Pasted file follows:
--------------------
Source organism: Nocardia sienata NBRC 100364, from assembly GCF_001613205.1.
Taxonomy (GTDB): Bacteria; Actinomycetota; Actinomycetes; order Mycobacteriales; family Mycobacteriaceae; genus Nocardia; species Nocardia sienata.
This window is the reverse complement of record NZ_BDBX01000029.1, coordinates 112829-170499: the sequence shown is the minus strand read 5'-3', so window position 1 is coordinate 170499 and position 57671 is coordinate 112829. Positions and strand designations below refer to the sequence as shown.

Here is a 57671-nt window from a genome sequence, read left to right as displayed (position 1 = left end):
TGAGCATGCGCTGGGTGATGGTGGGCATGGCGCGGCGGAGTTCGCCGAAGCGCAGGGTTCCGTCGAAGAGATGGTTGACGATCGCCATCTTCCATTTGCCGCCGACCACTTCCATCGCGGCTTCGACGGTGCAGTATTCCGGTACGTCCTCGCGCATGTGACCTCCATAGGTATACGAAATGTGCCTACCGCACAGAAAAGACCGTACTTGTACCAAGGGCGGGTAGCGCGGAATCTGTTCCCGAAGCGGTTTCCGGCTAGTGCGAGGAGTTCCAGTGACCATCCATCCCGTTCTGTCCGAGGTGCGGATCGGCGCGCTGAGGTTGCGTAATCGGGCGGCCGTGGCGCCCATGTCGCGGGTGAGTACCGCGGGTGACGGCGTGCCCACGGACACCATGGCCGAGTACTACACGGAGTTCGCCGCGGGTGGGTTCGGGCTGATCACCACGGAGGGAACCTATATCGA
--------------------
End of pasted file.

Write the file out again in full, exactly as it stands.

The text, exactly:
Source organism: Nocardia sienata NBRC 100364, from assembly GCF_001613205.1.
Taxonomy (GTDB): Bacteria; Actinomycetota; Actinomycetes; order Mycobacteriales; family Mycobacteriaceae; genus Nocardia; species Nocardia sienata.
This window is the reverse complement of record NZ_BDBX01000029.1, coordinates 112829-170499: the sequence shown is the minus strand read 5'-3', so window position 1 is coordinate 170499 and position 57671 is coordinate 112829. Positions and strand designations below refer to the sequence as shown.

Here is a 57671-nt window from a genome sequence, read left to right as displayed (position 1 = left end):
TGAGCATGCGCTGGGTGATGGTGGGCATGGCGCGGCGGAGTTCGCCGAAGCGCAGGGTTCCGTCGAAGAGATGGTTGACGATCGCCATCTTCCATTTGCCGCCGACCACTTCCATCGCGGCTTCGACGGTGCAGTATTCCGGTACGTCCTCGCGCATGTGACCTCCATAGGTATACGAAATGTGCCTACCGCACAGAAAAGACCGTACTTGTACCAAGGGCGGGTAGCGCGGAATCTGTTCCCGAAGCGGTTTCCGGCTAGTGCGAGGAGTTCCAGTGACCATCCATCCCGTTCTGTCCGAGGTGCGGATCGGCGCGCTGAGGTTGCGTAATCGGGCGGCCGTGGCGCCCATGTCGCGGGTGAGTACCGCGGGTGACGGCGTGCCCACGGACACCATGGCCGAGTACTACACGGAGTTCGCCGCGGGTGGGTTCGGGCTGATCACCACGGAGGGAACCTATATCGA